Carrying water for freedom
Hong Kong’s protestors are brave and, so far, successful. The Chinese Communist Party leadership must be kicking itself by Joseph Yi-zheng Lian
The four-month-old anti-China protest in Hong Kong, dubbed the Water Revolution, has been an extraordinary success. Required by circumstances to evolve at incredible speed, the pro-democracy movement has managed to maintain undiminished stamina and intensity in the face of an often-unrestrained police response and an unconciliatory government.
Few expected it to last so long and present such a potent threat to Beijing’s hold on the former British territory. The surprising sustainability of the movement is attributable to two factors. The first is that this iteration of Hong Kong’s prodemocracy movement is facing much less hostility—and even some tacit support from—the business sector, which has expanded its reach beyond the traditional heartlands of the prodemocracy middle classes and young people.
the control of the Central Political and Legal Affairs Commission, one of the most powerful organs of the communist party, attacking Li for aiding and abetting Hong Kong “criminals”, while also accusing him and other local real estate tycoons of having long profited from sky-high real estate prices in the city, causing a huge wealth gap and thereby creating dissatisfaction among the people. Li, who has shrunk his investment portfolio in China and off-shored most of the assets of his business empire, shot back with a defiant statement. He commands respect in much of the business sector in Hong Kong and so his attitude on the issue, and towards China in general, can reasonably be seen as representative of a wide cross section of business people. Even so, with the exception of a few other tycoons who issued statements to condemn the protestors, the rest have kept very quiet.
This wasn’t the case during the 2014 Umbrella Movement, so what changed the minds of the territory’s business elite? Selfinterest is the best explanation.
But there is another reason for attacking the tycoons. The current conflict is intensely political. It accentuates the antagonism of Hongkongers towards China and especially the communist party, for its totalitarian ideology, for the way it has reneged on its pre-1997 promise of allowing Hong Kong to go through democratic reforms and universal suffrage by 2007, and for the ever more suffocating control it has been exerting in Hong Kong’s educational, cultural, legal, media and even religious spheres.
The flashpoint for the 2019 protests was the China extradition Bill, which chief executive Carrie Lam put to the legislature this spring. This presented a direct threat to business people familiar with a European-style rule of law inside the territory and very nervous indeed about its mainland equivalent. The business sector actually rejected the Bill before any other group, in part because many of its members had a direct and none-too-happy experience from decades of running commercial operations in China. Scarred by personal experience of bribery and corruption, they feared the long arm of unscrupulous competitors in China using extradition threats to extort them, perfectly reasonable given China’s highly unreliable and corrupt legal system.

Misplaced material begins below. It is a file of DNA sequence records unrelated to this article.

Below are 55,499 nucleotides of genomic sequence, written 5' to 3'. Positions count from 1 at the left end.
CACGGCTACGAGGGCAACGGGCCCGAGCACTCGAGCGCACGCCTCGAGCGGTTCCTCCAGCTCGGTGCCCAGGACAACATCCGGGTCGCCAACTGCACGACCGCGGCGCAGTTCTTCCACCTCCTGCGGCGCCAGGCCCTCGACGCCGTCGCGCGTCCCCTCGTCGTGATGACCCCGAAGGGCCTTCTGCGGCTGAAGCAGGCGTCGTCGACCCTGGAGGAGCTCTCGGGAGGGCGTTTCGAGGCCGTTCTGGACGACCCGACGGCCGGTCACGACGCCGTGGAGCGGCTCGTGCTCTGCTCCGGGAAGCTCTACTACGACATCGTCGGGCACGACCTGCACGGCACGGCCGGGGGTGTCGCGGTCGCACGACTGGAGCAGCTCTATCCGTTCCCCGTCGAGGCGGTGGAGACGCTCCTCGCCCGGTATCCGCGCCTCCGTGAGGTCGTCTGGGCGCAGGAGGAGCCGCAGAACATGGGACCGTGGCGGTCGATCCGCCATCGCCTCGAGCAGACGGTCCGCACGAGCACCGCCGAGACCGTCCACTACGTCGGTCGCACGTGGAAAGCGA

China does not want to bear the brunt of the people’s anger and is seeking a scapegoat among the real estate tycoons. There is more than a whiff of hypocrisy to this: during the last two decades, Chinese state and state-related capital has been investing heavily, even recklessly in the eyes of some of the local tycoons, in Hong Kong property. In each and every one of the city’s major land auctions, so-called Red Capital has been furiously bidding up prices and beating out the local tycoons. If there is an ever-larger wealth gap in Hong Kong, defined by the haves and have-nots in home ownership for millions of local people, it is China’s hot money that is the culprit.
The government partially succeeded in appeasing them with a long, tailor-made list of exemptions. Even then, misgivings remained because elements in China could always create other false charges. The prestigious Hong Kong General Chamber of Commerce, which represents the interests of many smalland medium-sized businesses—the bread-and-butter of Hong Kong’s vibrant market economy—has steadfastly maintained its objection to the bill, and to some of the police misbehaviour since the protests began.
Surprisingly, the territory’s preeminent tycoon, the richest man in Asia, Li Ka-shing, came out with a strong plea on behalf of the young protestors who had suffered police brutality and run foul of the law. He asked the government to show compassion and to go easy on “those who are the future of our society”. This thoroughly rankled Beijing’s communist leaders, who showed displeasure in an article published in a medium under
While none of the tycoons has been as openly defiant as Li, it is almost certain that many of them are angry. And if they are angry they can do things discreetly to get even. A possible example: recently there was a fund-raising operation organised by the protest movement to finance the purchase of advertisements in the major newspapers in the developed world, to explain Hong Kong’s plight and to ask for help. The fundraising target was easily surpassed within 24 hours. It looks likely that some of these disgruntled tycoons, unable to help even indirectly the movement in Hong Kong in any other way, have
‘The pro-democracy movement has managed to maintain undiminished stamina and intensity’
opened their wallets.
It is also important to note that, unlike the Umbrella Revolution, these protestors don’t occupy the main traffic arteries continuously for weeks e
34 November 2019